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Artifact Friday: The O-805-2 Engine

Well, here’s to another rabbit trail!

Happy Artifact Friday everyone.

This week, we are covering the Franklin O-805-2.

This is one of the engines we have in our collection which has a very fascinating history.

H.H. Franklin Company began in New York to produce air-cooled automobiles.

These automobiles were considered more luxurious, easier to handle, and more reliable than the water-cooled automobiles of the time.

Sadly, the company went bankrupt during the Great Depression, and it was bought in 1937 by a group of former employees, becoming Air-Cooled Motors.  

This company then began producing automobile and airplane engines; however, they still used

the Franklin name brand.

During the war years, this company was extremely successful in producing engines for helicopters and airplanes. The Bell 47, Piper J-3F Cub, and the Sikorsky S-52 just to name a few.

It was during this time that they began designing our engine the O-805-2.  During World War Two, the U.S. military (more specifically the Army Air Corps and the Navy) began experimenting with the possibility of drone warfare.  

They commissioned the Interstate Aircraft and Engineering group to develop drone prototypes aircraft capable of carrying up to 2,000 pounds of bombs.

Franklin or Air-Cooled Motors came up with the O-805-2. A horizontal, 12-cylinder, air-cooled engine that is capable of 450 horsepower.

The engine was easy to work on with superb material, but it could not manage the weight of the prototype aircraft.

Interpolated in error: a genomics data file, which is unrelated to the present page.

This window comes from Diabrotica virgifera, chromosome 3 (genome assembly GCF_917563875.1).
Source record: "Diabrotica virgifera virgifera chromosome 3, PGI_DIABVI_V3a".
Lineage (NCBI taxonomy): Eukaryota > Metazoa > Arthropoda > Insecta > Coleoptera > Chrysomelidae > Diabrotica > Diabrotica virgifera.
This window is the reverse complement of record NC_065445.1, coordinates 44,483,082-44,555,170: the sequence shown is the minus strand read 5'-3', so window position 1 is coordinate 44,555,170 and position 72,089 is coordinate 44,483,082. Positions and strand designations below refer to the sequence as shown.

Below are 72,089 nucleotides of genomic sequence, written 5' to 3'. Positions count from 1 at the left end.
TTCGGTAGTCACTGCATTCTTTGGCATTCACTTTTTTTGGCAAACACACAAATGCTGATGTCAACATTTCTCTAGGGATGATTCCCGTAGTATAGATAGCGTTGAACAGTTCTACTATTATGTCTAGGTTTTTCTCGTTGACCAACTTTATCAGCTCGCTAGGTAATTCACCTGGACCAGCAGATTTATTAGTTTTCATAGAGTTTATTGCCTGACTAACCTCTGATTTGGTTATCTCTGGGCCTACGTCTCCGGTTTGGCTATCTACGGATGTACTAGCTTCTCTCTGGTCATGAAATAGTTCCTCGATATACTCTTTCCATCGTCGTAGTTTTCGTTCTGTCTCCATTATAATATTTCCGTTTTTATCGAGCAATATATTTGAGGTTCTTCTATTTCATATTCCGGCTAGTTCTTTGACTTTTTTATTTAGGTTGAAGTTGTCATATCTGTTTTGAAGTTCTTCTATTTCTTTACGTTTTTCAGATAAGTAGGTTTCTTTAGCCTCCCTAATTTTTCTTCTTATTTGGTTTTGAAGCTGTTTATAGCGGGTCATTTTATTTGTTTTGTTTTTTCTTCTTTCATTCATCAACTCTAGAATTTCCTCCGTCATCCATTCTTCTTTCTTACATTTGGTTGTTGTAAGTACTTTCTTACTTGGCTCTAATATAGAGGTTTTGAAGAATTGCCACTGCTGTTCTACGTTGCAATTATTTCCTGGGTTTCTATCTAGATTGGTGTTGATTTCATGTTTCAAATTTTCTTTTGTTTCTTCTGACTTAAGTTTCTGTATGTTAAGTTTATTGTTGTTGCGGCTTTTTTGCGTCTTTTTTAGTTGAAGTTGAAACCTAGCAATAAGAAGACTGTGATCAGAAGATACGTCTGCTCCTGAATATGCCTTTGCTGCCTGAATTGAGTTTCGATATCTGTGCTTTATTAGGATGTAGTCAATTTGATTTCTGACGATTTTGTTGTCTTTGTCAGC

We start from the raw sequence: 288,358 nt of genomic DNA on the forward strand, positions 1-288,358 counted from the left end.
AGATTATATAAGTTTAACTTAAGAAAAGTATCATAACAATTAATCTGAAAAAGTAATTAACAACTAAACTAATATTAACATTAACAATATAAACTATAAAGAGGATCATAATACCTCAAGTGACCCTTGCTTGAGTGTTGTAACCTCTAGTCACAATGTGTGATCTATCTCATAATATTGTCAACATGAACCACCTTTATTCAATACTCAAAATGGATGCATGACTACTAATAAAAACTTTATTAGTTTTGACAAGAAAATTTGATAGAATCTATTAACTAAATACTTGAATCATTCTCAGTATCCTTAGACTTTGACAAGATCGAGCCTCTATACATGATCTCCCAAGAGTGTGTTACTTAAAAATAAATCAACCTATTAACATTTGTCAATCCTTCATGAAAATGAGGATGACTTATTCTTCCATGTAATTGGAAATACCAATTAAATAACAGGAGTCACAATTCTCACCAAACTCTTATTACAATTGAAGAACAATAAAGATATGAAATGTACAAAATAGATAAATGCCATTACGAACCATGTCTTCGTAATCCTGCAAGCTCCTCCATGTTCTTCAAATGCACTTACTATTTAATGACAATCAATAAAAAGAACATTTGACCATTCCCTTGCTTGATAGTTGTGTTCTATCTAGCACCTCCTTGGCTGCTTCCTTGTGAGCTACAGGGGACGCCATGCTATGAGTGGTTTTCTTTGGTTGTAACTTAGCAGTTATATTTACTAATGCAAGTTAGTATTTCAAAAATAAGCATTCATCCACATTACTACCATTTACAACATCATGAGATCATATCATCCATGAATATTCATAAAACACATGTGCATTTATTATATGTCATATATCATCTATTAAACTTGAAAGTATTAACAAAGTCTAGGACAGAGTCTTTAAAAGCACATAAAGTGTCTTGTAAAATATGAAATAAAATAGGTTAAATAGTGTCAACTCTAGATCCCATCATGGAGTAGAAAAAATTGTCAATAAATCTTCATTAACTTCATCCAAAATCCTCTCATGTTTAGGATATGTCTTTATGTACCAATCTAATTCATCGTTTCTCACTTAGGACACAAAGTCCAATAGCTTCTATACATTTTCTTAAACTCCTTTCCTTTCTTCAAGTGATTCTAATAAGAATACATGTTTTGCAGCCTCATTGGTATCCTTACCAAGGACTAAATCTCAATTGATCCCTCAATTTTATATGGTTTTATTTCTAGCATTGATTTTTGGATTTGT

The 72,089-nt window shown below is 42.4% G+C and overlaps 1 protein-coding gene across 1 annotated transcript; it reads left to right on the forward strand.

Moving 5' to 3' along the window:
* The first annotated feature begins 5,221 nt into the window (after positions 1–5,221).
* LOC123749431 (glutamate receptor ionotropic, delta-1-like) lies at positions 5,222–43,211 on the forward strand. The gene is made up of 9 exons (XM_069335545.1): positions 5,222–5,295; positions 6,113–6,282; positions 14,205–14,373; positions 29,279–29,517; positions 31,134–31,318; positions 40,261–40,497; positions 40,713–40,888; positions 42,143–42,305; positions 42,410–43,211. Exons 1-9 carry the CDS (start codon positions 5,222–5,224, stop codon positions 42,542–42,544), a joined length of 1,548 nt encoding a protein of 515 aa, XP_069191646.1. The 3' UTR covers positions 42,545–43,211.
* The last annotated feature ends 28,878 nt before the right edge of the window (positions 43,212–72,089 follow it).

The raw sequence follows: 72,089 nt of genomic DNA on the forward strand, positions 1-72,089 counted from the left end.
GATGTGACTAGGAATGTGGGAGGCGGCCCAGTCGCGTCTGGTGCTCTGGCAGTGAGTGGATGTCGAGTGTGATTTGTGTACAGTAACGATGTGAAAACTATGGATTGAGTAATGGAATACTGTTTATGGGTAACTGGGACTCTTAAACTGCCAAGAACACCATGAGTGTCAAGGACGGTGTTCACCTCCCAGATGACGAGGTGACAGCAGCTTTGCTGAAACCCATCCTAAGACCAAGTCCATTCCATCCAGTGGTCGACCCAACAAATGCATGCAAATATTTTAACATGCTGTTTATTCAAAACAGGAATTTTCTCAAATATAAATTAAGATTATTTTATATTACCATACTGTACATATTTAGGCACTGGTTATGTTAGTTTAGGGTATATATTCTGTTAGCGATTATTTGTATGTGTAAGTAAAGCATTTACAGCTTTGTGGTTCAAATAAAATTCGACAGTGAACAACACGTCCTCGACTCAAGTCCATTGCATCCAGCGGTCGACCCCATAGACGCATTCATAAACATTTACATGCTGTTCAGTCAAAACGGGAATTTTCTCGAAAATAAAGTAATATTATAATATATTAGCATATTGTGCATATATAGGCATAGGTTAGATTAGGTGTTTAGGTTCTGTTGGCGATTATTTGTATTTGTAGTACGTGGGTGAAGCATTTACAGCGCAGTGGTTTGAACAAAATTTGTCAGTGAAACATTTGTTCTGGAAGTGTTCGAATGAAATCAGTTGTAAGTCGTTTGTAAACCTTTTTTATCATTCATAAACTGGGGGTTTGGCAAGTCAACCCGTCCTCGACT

Thus, the Army Air Corps scrapped their program and the U.S. Navy used radial engines instead of the horizontal Franklin engine.

Thus, the engine was not used extensively except as a museum piece and a reminder of the early days of military drone tests.

Our O-805-2 is in our Leonard McCandless Memorial Hangar with many other engines of this same era.

We hope you take the time to stop by and see it!


Also, as a side note, in case you are wondering where Air Cooled Motors is now and if they kept producing engines. They were bought out in 1945 by Republic Aviation Company to produce the Republic Seabee. Later, it was again bought out by Tucker Car Corporation, and in 1961 it changed hands again this time to Aero Industries which restored the namesake Franklin Engine Company.

Lastly, the company was once again bought in 1975 by the Polish government. To this day it is called Franklin Aircraft Engines which produces engines for the Polish aviation industry.




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